Next time the CEO asks you “what’s this cloud computing thing I keep hearing about?”, how will you respond?  Big words or the right words?

The New CIO is a weekly article about the challenges facing today’s CIO as well as what can be done to prepare for future challenges. Join me next week for another article in the series.

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Cloud Computing and the Enterprise

I ran across an absolutely amazing blog post from Mark Masterson titled ‘The Enterprise Cloud‘ that really shed a lot of light on Cloud Computing in the Enterprise. Cloud Computing seems to be one of those nebulous entities with many different definitions by many different people.  Take the following definitions as examples.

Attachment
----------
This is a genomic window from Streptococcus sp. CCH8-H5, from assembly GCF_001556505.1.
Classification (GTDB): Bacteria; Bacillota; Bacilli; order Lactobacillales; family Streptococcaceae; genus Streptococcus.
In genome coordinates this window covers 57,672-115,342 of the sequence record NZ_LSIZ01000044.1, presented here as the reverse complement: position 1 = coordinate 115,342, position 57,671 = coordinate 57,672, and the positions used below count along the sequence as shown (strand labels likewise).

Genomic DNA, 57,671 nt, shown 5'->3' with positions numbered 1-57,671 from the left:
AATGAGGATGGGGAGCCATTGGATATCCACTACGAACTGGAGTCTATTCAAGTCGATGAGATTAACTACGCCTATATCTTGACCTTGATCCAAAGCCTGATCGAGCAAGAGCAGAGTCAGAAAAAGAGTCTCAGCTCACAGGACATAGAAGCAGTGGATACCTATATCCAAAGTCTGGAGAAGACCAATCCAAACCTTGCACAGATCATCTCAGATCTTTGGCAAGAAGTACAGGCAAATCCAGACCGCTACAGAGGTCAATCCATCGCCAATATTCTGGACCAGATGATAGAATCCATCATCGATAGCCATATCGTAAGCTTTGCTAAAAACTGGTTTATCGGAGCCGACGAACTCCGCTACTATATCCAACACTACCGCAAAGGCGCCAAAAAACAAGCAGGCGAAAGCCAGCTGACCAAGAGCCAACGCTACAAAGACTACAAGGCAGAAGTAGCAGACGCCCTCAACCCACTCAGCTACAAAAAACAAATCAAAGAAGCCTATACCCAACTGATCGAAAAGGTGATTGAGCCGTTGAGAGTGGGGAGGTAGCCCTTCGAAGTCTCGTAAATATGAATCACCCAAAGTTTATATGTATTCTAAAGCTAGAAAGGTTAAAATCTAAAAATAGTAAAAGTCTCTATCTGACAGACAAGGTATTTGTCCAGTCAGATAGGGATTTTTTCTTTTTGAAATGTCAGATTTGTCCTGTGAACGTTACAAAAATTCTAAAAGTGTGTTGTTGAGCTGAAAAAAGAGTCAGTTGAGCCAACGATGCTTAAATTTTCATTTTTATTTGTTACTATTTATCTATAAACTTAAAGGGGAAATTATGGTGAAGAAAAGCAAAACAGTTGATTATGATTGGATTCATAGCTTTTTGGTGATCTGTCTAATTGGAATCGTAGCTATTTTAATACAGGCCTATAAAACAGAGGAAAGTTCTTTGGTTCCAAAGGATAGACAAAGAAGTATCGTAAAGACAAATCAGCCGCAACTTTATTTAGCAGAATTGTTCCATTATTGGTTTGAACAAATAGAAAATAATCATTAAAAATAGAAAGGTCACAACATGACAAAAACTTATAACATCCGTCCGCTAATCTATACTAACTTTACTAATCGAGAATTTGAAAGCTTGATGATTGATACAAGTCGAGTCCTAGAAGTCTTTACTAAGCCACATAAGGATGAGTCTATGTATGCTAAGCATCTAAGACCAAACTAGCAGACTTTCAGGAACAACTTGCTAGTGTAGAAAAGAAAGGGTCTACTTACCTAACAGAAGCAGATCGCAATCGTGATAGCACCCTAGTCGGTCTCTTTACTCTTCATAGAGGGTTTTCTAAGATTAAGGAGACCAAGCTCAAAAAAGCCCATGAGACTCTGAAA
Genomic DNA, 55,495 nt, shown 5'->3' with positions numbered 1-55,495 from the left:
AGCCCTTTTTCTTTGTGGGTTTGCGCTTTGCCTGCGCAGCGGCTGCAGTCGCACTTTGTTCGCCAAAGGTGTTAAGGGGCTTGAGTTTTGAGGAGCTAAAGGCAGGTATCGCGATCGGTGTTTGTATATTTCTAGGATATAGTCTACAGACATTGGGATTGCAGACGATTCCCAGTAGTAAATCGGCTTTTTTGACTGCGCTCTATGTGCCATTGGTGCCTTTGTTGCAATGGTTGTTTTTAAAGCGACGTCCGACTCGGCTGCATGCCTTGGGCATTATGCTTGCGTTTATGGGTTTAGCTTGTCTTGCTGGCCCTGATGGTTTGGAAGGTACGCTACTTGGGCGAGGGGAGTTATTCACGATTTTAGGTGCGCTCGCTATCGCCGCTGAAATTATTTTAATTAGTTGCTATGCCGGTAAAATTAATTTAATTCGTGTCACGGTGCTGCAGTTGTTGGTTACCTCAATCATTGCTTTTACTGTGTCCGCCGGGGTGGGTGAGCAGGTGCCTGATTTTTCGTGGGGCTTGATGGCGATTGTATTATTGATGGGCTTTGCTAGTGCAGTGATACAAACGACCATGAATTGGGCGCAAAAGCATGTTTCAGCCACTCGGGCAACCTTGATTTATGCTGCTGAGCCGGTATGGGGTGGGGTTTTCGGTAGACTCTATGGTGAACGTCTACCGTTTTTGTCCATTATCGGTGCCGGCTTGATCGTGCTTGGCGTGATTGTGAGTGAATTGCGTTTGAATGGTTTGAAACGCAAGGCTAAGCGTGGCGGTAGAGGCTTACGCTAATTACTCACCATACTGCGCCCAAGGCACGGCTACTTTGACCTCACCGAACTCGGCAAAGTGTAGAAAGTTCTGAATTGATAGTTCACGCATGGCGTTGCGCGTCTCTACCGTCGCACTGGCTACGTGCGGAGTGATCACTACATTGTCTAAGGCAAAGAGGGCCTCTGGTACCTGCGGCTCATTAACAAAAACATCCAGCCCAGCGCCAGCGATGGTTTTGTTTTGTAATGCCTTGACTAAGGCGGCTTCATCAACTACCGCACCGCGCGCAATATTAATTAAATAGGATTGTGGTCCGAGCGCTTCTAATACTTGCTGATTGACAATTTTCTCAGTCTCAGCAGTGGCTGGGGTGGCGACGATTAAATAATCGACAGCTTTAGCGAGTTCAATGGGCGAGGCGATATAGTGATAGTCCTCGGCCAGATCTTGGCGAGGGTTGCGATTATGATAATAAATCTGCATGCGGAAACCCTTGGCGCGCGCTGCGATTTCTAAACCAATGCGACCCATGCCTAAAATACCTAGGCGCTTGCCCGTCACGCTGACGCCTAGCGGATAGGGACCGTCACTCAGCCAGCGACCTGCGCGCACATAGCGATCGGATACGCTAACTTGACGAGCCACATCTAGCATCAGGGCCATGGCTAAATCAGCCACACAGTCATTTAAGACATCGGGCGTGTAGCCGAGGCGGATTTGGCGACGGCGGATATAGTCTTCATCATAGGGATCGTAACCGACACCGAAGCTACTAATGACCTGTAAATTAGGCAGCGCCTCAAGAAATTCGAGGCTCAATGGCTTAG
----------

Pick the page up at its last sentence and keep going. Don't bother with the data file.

Frank Gillett @ Forrester – “Most of us confuse two fundamentally different types of compute clouds as one. Server clouds support the needs of traditional business apps while scale-out clouds are designed for massive, many-machine workloads such as Web sites or grid compute applications.” Geva Perry @ GigaOm – “Although it is difficult to come up with a precise and comprehensive definition of cloud computing, at the heart of it is the idea that applications run somewhere on the “cloud” (whether an internal corporate network or the public Internet) – we don’t know or care where.” InfoWorld – Cloud computing is “a way to increase capacity or add capabilities on the fly without investing in new infrastructure, training new personnel, or licensing new software. Cloud computing encompasses any subscription-based or pay-per-use service that, in real time over the Internet, extends IT’s existing capabilities”.

After all of that, it’s safe to assume that cloud computing can be thought of as another ‘system’ that can be used to add capabilities to your IT infrastructure without the expensive data center and operations staff. So what is Enterprise Cloud Computing?  Mark Mastersondescribes it as: